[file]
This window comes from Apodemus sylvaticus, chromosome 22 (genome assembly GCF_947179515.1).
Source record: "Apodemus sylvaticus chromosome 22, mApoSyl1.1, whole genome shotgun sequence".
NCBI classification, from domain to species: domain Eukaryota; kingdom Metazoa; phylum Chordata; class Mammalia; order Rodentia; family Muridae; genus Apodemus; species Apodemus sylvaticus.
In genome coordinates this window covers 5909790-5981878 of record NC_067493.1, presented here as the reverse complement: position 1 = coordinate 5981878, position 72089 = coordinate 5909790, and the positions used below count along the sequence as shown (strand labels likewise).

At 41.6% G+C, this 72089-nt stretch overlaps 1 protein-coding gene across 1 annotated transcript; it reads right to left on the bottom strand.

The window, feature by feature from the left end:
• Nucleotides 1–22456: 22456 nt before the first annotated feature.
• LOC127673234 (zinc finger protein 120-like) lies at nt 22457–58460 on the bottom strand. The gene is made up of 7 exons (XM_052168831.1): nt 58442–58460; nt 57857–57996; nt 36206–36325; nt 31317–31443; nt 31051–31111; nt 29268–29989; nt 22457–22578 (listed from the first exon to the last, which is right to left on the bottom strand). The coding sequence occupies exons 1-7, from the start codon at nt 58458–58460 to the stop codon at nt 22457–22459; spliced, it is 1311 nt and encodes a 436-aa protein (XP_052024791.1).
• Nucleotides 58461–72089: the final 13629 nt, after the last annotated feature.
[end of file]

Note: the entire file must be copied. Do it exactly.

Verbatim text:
This window comes from Apodemus sylvaticus, chromosome 22 (genome assembly GCF_947179515.1).
Source record: "Apodemus sylvaticus chromosome 22, mApoSyl1.1, whole genome shotgun sequence".
NCBI classification, from domain to species: domain Eukaryota; kingdom Metazoa; phylum Chordata; class Mammalia; order Rodentia; family Muridae; genus Apodemus; species Apodemus sylvaticus.
In genome coordinates this window covers 5909790-5981878 of record NC_067493.1, presented here as the reverse complement: position 1 = coordinate 5981878, position 72089 = coordinate 5909790, and the positions used below count along the sequence as shown (strand labels likewise).

At 41.6% G+C, this 72089-nt stretch overlaps 1 protein-coding gene across 1 annotated transcript; it reads right to left on the bottom strand.

The window, feature by feature from the left end:
• Nucleotides 1–22456: 22456 nt before the first annotated feature.
• LOC127673234 (zinc finger protein 120-like) lies at nt 22457–58460 on the bottom strand. The gene is made up of 7 exons (XM_052168831.1): nt 58442–58460; nt 57857–57996; nt 36206–36325; nt 31317–31443; nt 31051–31111; nt 29268–29989; nt 22457–22578 (listed from the first exon to the last, which is right to left on the bottom strand). The coding sequence occupies exons 1-7, from the start codon at nt 58458–58460 to the stop codon at nt 22457–22459; spliced, it is 1311 nt and encodes a 436-aa protein (XP_052024791.1).
• Nucleotides 58461–72089: the final 13629 nt, after the last annotated feature.